By Brian Broderick
The Food and Drug Administration outlined in a Dec. 26, 2012, notice its plans to study the impact of corrective television ads that aim to remedy incorrect information in direct-to-consumer pharmaceutical advertising.
The agency published a notice in the Federal Register (77 Fed. Reg. 76,046) that solicits comment on what it calls an experimental study with the title, “Examination of Corrective Direct-to-Consumer Television Advertising.”
The agency said its regulations require prescription drug ads “to contain accurate information about the benefits and risks of the drug advertised. When this is not the case, corrective advertising is designed to dissipate or correct erroneous beliefs resulting from a false claim.”
The agency gave as an example of corrective advertising the ad produced by Bayer HealthCare Pharmaceuticals in 2009 for Yaz, a birth control product, after a warning about misleading claims.
Another recent instance of corrective advertising is the Oregon attorney general's December announcement that Pfizer will run corrective advertising on television about the company's EpiPen product, an injectable form of epinephrine used to stop allergic reactions. An assurance of voluntary compliance approved by an Oregon state court describes the corrective advertising (see related item in this issue).
FDA's notice said that researchers and policymakers “currently lack empirical literature regarding the various influences of corrective [direct-to-consumer] ads on prescription drug consumers.” The agency said its project will examine the influence of corrective messages in the realm of consumer-directed prescription drug advertising.
The agency said it will conduct the study over the internet, with an expected total of 6,650 interviews. Asthma and weight loss will be the two conditions for the drug treatments in the ads.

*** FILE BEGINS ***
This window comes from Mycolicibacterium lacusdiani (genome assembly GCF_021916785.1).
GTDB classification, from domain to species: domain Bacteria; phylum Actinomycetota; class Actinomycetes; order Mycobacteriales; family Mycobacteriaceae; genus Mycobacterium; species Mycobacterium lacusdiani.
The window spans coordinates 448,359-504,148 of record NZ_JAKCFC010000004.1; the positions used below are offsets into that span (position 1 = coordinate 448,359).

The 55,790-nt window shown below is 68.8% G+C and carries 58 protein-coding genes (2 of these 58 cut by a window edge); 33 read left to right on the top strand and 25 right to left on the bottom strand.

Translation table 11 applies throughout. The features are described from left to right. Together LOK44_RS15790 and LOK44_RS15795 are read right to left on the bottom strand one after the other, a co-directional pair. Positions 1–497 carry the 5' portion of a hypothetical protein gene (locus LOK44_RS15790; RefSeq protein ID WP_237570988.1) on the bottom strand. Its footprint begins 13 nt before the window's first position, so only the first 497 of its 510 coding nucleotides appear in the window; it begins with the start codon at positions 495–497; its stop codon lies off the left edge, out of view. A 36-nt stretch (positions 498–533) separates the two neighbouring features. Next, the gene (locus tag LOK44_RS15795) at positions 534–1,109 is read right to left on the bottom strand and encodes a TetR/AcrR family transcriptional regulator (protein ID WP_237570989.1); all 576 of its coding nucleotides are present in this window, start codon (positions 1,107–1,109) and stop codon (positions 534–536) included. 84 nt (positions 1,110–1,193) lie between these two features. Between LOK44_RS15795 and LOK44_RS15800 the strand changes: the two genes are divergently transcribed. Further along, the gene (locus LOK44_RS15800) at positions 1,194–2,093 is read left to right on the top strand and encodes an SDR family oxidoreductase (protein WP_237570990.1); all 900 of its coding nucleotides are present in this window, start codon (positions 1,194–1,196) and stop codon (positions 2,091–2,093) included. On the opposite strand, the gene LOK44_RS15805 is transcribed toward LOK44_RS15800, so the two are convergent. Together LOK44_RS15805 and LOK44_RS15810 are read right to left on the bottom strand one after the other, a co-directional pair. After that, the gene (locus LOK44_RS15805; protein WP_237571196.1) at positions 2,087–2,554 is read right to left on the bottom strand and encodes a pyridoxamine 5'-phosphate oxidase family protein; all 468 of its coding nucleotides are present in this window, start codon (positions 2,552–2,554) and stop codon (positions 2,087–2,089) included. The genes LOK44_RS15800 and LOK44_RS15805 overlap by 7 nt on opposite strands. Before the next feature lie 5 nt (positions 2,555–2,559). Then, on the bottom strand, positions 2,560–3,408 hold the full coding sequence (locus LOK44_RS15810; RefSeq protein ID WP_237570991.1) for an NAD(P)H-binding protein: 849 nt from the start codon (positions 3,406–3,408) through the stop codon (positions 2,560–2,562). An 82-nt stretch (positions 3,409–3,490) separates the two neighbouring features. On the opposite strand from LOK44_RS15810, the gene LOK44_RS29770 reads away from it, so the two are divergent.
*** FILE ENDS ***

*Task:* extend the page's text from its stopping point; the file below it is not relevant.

The first phase of the study will look at how the exposure to a combination of the original TV ad and the corrective TV ad affects message recall and concentration as well as intention to use the drug. FDA will compare those who see the original and corrective ads with those who see only the original ad, only the corrective ad, and neither ad. The second phase will examine the similarity of the original and corrective ads, as well as the time lag between viewing the two versions.
The participants will be assigned randomly to watch one version of a DTC ad for a prescription drug. Then, after watching the ad, the participants will answer questions about their recall and understanding of the benefit and risk information, their perception of the benefits and risks, and their intent to ask a doctor about the drug.
FDA's Dec. 26 notice follows a Feb. 29 notice (77 Fed. Reg. 12,307) in which the agency asked for public comment on the proposed collection of information. The agency received comments, and provided responses in the new notice.
Among the responses to comments, FDA said it changed the study design to add a longer, six-month delay element, which is a more realistic approach to original and corrective message exposure. The Feb. 29 notice said one month would be the longest delay between the two versions of DTC ads.
The Dec. 26 FDA notice is a collection of information submitted to the White House Office of Management and Budget. FDA said that written comments on the collection of information should be faxed by Jan. 25 to the Office of Management and Budget's Office of Information and Regulatory Affairs (202) 395-7285. They also can be submitted to firstname.lastname@example.org. The docket is FDA-2012-N-0176.
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